Risankizumab Offers Benefits for Treatment of Psoriasis, but More Data Needed?

Risankizumab is superior to adalimumab for improving psoriasis, based on assessments using the PASI and sPGA score.

Risankizumab is superior to adalimumab for improving psoriasis, based on assessments using the Psoriasis Area and Severity Index (PASI) and static Physician’s Global Assessment (sPGA) score. Findings from these assessments were presented in a study published in the Lancet.1

In the study, patients with moderate to severe chronic plaque psoriasis were randomly assigned to either 150 mg risankizumab subcutaneously at weeks 0 and 4 (n=294) or 80 mg adalimumab subcutaneously at randomization and then 40 mg at weeks 1, 3, and 5, and every other week (n=291) for a total of 16 weeks. Intermediate responders to adalimumab were then re-randomized at 16 weeks to either 40 mg adalimumab (n=51) or 150 mg risankizumab (n=51) until a total of 44 treatment weeks had been reached.

The co-primary endpoints for the first 16 weeks were a ≥90% improvement from baseline in the PASI (PASI 90) and a sPGA score of 0 or 1. The primary endpoint for weeks 16 through 44 was PASI 90 (nonresponder imputation).

At 16 weeks, a significantly higher percentage of patients in the risankizumab group achieved PASI 90 (72% vs 47%; P <.0001). In addition, more patients randomly assigned to risankizumab achieved sPGA scores of 0 or 1 compared with patients randomly assigned to adalimumab (84% vs 60%, respectively; P <.0001). In the study segment that ran from 16 weeks to 44 weeks, a significantly greater percentage of patients who switched to risankizumab achieved PASI 90 vs those who continued on adalimumab (66% vs 21%, respectively; P <.0001).

A study limitation included the variation of times between the risankizumab and adalimumab treatment groups when the final postdose assessments of efficacy were performed.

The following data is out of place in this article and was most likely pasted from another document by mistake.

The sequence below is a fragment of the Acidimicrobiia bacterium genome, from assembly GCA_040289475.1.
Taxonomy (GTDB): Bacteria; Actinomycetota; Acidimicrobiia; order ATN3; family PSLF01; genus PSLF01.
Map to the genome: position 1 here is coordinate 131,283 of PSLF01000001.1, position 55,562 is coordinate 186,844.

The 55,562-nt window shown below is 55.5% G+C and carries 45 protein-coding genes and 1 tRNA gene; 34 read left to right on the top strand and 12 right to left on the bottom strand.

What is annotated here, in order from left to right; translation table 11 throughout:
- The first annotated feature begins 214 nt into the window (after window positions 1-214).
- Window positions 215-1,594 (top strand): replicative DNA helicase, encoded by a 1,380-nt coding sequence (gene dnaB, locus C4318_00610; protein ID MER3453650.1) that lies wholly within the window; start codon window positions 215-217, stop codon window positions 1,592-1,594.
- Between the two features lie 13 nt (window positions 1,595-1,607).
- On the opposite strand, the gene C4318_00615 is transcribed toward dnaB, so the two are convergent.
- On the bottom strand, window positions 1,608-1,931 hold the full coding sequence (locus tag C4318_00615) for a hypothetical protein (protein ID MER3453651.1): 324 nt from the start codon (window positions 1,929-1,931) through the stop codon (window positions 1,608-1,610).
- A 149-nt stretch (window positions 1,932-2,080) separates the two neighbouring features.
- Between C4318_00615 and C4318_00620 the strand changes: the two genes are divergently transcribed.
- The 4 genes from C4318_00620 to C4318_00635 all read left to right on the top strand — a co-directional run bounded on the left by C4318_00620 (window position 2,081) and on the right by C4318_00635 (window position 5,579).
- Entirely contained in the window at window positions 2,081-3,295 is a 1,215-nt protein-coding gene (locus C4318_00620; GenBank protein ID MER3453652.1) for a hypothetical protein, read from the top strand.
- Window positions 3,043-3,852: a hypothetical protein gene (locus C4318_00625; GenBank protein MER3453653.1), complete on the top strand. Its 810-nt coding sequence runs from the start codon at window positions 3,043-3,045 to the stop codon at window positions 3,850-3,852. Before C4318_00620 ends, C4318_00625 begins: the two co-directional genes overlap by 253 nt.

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In an editorial published in the British Journal of Dermatology, the authors suggest that further research may “be helpful to identify whether exposure to or failure on multiple biologics influenced treatment efficacy” in patients with plaque psoriasis.2 In addition, the authors wrote that real-world data may also “help to refine the place of risankizumab in the therapeutic algorithm for psoriasis.”

Disclosure: A study author declared affiliations with the pharmaceutical industry. Please see the original reference for a full list of authors’ disclosures.

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1. Reich K, Gooderham M, Thaçi D, et al. Risankizumab compared with adalimumab in patients with moderate-to-severe plaque psoriasis (IMMvent): a randomised, double-blind, active-comparator-controlled phase 3 trial. Lancet. 2019;394(10198):576-586.

2. Al-Janabi A, Warren RB. Risankizumab vs. adalimumab for moderate-to-severe plaque psoriasis: a critical appraisal [published online January 3, 2020]. Br J Dermatol. doi:10.1111/bjd.18856